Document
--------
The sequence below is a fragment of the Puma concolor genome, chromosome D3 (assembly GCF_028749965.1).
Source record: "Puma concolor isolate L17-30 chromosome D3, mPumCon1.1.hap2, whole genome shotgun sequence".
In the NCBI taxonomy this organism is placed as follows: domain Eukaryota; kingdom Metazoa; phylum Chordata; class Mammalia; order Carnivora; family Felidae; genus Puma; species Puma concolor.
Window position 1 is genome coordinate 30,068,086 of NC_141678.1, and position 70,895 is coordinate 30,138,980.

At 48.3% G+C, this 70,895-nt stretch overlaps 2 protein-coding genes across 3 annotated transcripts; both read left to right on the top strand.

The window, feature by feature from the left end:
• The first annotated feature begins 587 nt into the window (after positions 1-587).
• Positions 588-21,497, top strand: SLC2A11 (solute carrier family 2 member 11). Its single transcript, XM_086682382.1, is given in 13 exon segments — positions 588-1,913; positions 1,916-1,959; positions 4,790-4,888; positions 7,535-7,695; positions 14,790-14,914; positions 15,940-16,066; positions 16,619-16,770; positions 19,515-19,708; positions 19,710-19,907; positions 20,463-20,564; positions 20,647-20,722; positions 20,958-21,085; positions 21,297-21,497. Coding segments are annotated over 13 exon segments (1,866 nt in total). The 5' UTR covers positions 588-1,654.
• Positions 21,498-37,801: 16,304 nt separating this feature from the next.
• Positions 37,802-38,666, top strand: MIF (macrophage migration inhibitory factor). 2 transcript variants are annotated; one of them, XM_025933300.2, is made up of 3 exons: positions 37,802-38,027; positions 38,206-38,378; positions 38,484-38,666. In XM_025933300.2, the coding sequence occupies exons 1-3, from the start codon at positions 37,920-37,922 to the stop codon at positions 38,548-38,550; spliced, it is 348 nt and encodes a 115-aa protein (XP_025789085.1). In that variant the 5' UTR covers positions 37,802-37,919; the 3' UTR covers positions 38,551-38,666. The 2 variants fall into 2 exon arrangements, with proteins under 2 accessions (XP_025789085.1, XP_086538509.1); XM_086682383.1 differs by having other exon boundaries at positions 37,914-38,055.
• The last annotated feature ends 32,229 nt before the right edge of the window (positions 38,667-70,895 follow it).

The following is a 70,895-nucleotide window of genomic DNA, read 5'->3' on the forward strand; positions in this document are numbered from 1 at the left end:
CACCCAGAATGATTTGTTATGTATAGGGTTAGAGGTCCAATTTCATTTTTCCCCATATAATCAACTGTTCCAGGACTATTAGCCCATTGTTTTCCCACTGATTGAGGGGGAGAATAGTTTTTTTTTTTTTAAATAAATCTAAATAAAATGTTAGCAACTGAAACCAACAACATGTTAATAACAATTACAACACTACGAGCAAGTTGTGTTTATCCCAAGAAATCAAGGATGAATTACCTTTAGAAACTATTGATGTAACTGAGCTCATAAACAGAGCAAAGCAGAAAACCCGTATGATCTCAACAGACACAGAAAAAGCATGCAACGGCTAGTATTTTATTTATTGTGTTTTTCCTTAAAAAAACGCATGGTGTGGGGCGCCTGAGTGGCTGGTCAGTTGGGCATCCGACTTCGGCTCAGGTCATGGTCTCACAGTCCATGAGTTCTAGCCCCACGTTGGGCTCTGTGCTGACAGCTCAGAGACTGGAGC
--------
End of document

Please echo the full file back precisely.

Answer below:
The sequence below is a fragment of the Puma concolor genome, chromosome D3 (assembly GCF_028749965.1).
Source record: "Puma concolor isolate L17-30 chromosome D3, mPumCon1.1.hap2, whole genome shotgun sequence".
In the NCBI taxonomy this organism is placed as follows: domain Eukaryota; kingdom Metazoa; phylum Chordata; class Mammalia; order Carnivora; family Felidae; genus Puma; species Puma concolor.
Window position 1 is genome coordinate 30,068,086 of NC_141678.1, and position 70,895 is coordinate 30,138,980.

At 48.3% G+C, this 70,895-nt stretch overlaps 2 protein-coding genes across 3 annotated transcripts; both read left to right on the top strand.

The window, feature by feature from the left end:
• The first annotated feature begins 587 nt into the window (after positions 1-587).
• Positions 588-21,497, top strand: SLC2A11 (solute carrier family 2 member 11). Its single transcript, XM_086682382.1, is given in 13 exon segments — positions 588-1,913; positions 1,916-1,959; positions 4,790-4,888; positions 7,535-7,695; positions 14,790-14,914; positions 15,940-16,066; positions 16,619-16,770; positions 19,515-19,708; positions 19,710-19,907; positions 20,463-20,564; positions 20,647-20,722; positions 20,958-21,085; positions 21,297-21,497. Coding segments are annotated over 13 exon segments (1,866 nt in total). The 5' UTR covers positions 588-1,654.
• Positions 21,498-37,801: 16,304 nt separating this feature from the next.
• Positions 37,802-38,666, top strand: MIF (macrophage migration inhibitory factor). 2 transcript variants are annotated; one of them, XM_025933300.2, is made up of 3 exons: positions 37,802-38,027; positions 38,206-38,378; positions 38,484-38,666. In XM_025933300.2, the coding sequence occupies exons 1-3, from the start codon at positions 37,920-37,922 to the stop codon at positions 38,548-38,550; spliced, it is 348 nt and encodes a 115-aa protein (XP_025789085.1). In that variant the 5' UTR covers positions 37,802-37,919; the 3' UTR covers positions 38,551-38,666. The 2 variants fall into 2 exon arrangements, with proteins under 2 accessions (XP_025789085.1, XP_086538509.1); XM_086682383.1 differs by having other exon boundaries at positions 37,914-38,055.
• The last annotated feature ends 32,229 nt before the right edge of the window (positions 38,667-70,895 follow it).

The following is a 70,895-nucleotide window of genomic DNA, read 5'->3' on the forward strand; positions in this document are numbered from 1 at the left end:
CACCCAGAATGATTTGTTATGTATAGGGTTAGAGGTCCAATTTCATTTTTCCCCATATAATCAACTGTTCCAGGACTATTAGCCCATTGTTTTCCCACTGATTGAGGGGGAGAATAGTTTTTTTTTTTTTAAATAAATCTAAATAAAATGTTAGCAACTGAAACCAACAACATGTTAATAACAATTACAACACTACGAGCAAGTTGTGTTTATCCCAAGAAATCAAGGATGAATTACCTTTAGAAACTATTGATGTAACTGAGCTCATAAACAGAGCAAAGCAGAAAACCCGTATGATCTCAACAGACACAGAAAAAGCATGCAACGGCTAGTATTTTATTTATTGTGTTTTTCCTTAAAAAAACGCATGGTGTGGGGCGCCTGAGTGGCTGGTCAGTTGGGCATCCGACTTCGGCTCAGGTCATGGTCTCACAGTCCATGAGTTCTAGCCCCACGTTGGGCTCTGTGCTGACAGCTCAGAGACTGGAGC